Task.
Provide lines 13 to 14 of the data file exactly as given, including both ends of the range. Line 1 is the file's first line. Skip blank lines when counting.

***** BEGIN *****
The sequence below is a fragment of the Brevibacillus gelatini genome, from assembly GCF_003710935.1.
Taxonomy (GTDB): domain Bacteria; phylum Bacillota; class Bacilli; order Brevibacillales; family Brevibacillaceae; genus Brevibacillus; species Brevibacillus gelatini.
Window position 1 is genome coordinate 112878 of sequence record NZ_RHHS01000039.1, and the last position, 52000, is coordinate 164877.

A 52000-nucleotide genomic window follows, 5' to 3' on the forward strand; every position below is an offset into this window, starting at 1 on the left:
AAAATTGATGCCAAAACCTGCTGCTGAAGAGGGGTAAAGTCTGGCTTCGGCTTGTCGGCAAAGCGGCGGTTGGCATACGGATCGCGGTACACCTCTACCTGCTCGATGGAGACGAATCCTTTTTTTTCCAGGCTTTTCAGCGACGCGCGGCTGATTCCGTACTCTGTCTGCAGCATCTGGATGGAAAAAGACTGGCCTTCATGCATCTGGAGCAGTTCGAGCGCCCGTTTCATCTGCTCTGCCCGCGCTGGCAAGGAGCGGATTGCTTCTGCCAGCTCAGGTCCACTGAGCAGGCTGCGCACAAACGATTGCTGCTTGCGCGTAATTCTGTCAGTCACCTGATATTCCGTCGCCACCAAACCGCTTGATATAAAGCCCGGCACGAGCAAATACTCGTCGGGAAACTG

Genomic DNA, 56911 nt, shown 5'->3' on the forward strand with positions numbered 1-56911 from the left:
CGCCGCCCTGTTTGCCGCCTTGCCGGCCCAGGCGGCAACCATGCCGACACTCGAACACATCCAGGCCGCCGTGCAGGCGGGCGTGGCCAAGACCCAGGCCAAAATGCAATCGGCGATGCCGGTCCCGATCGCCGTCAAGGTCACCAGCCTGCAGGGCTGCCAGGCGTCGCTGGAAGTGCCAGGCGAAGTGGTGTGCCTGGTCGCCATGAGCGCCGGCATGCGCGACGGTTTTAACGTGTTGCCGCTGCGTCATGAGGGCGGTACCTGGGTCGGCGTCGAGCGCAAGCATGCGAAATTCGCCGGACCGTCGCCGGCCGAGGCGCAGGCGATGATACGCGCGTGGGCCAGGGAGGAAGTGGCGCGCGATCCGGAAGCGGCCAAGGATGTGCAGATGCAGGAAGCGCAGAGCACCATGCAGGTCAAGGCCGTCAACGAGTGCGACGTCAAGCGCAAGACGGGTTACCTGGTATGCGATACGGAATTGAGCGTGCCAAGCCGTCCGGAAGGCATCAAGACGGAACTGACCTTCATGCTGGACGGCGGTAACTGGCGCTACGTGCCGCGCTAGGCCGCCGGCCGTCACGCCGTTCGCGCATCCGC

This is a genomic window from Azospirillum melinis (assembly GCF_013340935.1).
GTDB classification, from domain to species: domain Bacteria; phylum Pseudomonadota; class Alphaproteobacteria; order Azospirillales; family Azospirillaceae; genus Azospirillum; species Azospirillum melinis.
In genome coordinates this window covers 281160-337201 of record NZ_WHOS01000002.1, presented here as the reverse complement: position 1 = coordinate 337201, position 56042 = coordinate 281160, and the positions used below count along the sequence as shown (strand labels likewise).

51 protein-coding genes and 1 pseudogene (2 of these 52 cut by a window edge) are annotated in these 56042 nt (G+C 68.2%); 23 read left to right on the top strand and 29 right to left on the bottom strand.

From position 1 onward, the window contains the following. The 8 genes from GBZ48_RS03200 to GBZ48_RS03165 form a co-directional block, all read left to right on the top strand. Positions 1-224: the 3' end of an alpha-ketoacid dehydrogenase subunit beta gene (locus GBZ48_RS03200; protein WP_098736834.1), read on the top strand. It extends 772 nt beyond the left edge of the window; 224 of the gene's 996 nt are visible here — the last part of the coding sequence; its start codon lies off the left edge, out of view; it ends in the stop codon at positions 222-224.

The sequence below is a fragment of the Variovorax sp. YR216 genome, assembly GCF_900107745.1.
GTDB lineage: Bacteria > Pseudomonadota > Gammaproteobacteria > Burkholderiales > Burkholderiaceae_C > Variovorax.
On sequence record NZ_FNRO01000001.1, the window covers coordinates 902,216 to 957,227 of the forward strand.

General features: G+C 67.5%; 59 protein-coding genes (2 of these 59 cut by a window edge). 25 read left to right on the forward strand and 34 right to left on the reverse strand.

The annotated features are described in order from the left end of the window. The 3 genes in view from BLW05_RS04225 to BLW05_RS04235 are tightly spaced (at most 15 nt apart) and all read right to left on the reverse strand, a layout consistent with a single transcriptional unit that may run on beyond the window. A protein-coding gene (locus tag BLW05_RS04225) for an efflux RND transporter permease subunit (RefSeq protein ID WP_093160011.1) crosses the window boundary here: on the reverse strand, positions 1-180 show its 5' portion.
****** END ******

The sequence below is a fragment of the Variovorax sp. YR216 genome, assembly GCF_900107745.1.
GTDB lineage: Bacteria > Pseudomonadota > Gammaproteobacteria > Burkholderiales > Burkholderiaceae_C > Variovorax.